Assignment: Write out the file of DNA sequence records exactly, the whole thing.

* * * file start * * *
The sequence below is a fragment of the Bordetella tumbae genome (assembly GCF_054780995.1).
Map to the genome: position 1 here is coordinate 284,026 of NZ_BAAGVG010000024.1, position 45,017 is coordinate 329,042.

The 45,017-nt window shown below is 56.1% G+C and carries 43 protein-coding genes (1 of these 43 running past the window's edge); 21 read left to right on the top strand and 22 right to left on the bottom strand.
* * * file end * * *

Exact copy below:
The sequence below is a fragment of the Bordetella tumbae genome (assembly GCF_054780995.1).
Map to the genome: position 1 here is coordinate 284,026 of NZ_BAAGVG010000024.1, position 45,017 is coordinate 329,042.

The 45,017-nt window shown below is 56.1% G+C and carries 43 protein-coding genes (1 of these 43 running past the window's edge); 21 read left to right on the top strand and 22 right to left on the bottom strand.